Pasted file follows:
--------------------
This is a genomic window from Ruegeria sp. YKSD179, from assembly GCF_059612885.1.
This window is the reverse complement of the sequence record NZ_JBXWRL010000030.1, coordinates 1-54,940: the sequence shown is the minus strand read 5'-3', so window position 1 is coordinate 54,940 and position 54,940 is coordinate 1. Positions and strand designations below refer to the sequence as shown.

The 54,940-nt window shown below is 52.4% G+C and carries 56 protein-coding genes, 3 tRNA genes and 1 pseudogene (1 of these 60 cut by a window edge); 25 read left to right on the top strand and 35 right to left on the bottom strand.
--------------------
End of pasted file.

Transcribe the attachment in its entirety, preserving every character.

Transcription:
This is a genomic window from Ruegeria sp. YKSD179, from assembly GCF_059612885.1.
This window is the reverse complement of the sequence record NZ_JBXWRL010000030.1, coordinates 1-54,940: the sequence shown is the minus strand read 5'-3', so window position 1 is coordinate 54,940 and position 54,940 is coordinate 1. Positions and strand designations below refer to the sequence as shown.

The 54,940-nt window shown below is 52.4% G+C and carries 56 protein-coding genes, 3 tRNA genes and 1 pseudogene (1 of these 60 cut by a window edge); 25 read left to right on the top strand and 35 right to left on the bottom strand.